Italians and solidarity in times of crisis
Nicola Maggini (University of Florence)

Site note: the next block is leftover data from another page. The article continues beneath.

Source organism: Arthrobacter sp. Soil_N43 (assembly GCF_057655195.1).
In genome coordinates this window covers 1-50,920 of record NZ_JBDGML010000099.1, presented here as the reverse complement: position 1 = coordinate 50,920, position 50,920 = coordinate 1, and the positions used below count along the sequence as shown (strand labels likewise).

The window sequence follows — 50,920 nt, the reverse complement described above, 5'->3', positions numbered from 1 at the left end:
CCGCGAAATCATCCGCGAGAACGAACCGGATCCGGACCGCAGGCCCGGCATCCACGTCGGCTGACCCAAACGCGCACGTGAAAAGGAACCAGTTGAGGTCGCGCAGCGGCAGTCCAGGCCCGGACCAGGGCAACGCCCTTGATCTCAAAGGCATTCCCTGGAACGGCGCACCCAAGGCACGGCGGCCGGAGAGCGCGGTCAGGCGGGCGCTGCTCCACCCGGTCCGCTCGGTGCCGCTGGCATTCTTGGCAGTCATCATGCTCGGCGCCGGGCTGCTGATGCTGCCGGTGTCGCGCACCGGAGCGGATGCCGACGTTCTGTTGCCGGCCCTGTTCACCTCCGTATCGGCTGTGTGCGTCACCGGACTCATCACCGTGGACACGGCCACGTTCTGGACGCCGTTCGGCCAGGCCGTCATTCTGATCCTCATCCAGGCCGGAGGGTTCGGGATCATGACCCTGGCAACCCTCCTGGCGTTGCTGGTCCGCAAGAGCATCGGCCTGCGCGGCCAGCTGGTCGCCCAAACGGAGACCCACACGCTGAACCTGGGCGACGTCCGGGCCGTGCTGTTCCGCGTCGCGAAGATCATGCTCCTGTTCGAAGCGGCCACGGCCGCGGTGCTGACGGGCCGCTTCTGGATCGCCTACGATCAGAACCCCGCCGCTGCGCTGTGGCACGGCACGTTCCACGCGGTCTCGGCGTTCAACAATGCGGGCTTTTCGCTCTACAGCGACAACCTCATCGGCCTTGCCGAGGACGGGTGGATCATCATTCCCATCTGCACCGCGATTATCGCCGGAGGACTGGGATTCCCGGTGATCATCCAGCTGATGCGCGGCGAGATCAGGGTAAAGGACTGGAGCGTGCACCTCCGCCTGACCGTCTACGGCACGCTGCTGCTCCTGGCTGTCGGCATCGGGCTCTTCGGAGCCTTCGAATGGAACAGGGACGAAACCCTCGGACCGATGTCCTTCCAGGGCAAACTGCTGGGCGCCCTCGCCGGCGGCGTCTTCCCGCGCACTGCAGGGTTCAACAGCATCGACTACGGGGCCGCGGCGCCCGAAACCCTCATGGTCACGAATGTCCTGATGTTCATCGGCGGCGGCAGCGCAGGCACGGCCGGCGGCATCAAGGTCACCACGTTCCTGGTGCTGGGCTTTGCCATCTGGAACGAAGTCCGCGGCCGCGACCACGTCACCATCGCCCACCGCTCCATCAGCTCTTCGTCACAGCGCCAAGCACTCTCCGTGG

The principle of solidarity, which is one of the founding values of the Italian constitution, has been put under pressure in recent years. Indeed, the global financial crisis and the austerity measures which followed have resulted in drastic cuts to public services, heavy job losses and reduced incomes. The impact of the crisis on the most vulnerable sectors of society, such as people with disabilities, was particularly tough. Within the gap of a few years, the refugee crisis overlapped with the economic crisis, strongly affecting a country positioned at the centre of several migration routes in the Mediterranean Sea. Understanding the spread and the triggers of solidarity practices in such a difficult context is therefore a goal that deserves scholars’ attention. Through a survey-based analysis of social and political dimensions of solidarity in Italy, we argue that solidarity practices towards three target groups (the disabled, the unemployed, and refugees) can be explained with reference to people’s social traits, beliefs and political preferences. Findings show that solidarity is a multifaceted phenomenon and its practices are fostered by social capital, religiosity, cognitive political involvement and perceptions of deservingness. In other words, Italians are more likely involved in solidarity activities (regardless of the target group) when they trust in others and/or have frequent social connections, are religious, are interested in politics, consider the group they are supporting as worth being helped. There are also group-related predictors of solidarity: political factors play a more important role for support towards the unemployed and above all refugees compared to support for the disabled; solidarity towards refugees is bounded by political orientations and at the same time is an unconditioned and universalistic form of solidarity. Indeed, solidarity towards refugees entails political commitment to libertarian values as opposed to authoritarian stances. Furthermore, it is closely tied to social beliefs like absence of conditionality as regards granting migrants the entitlements to social benefits and services.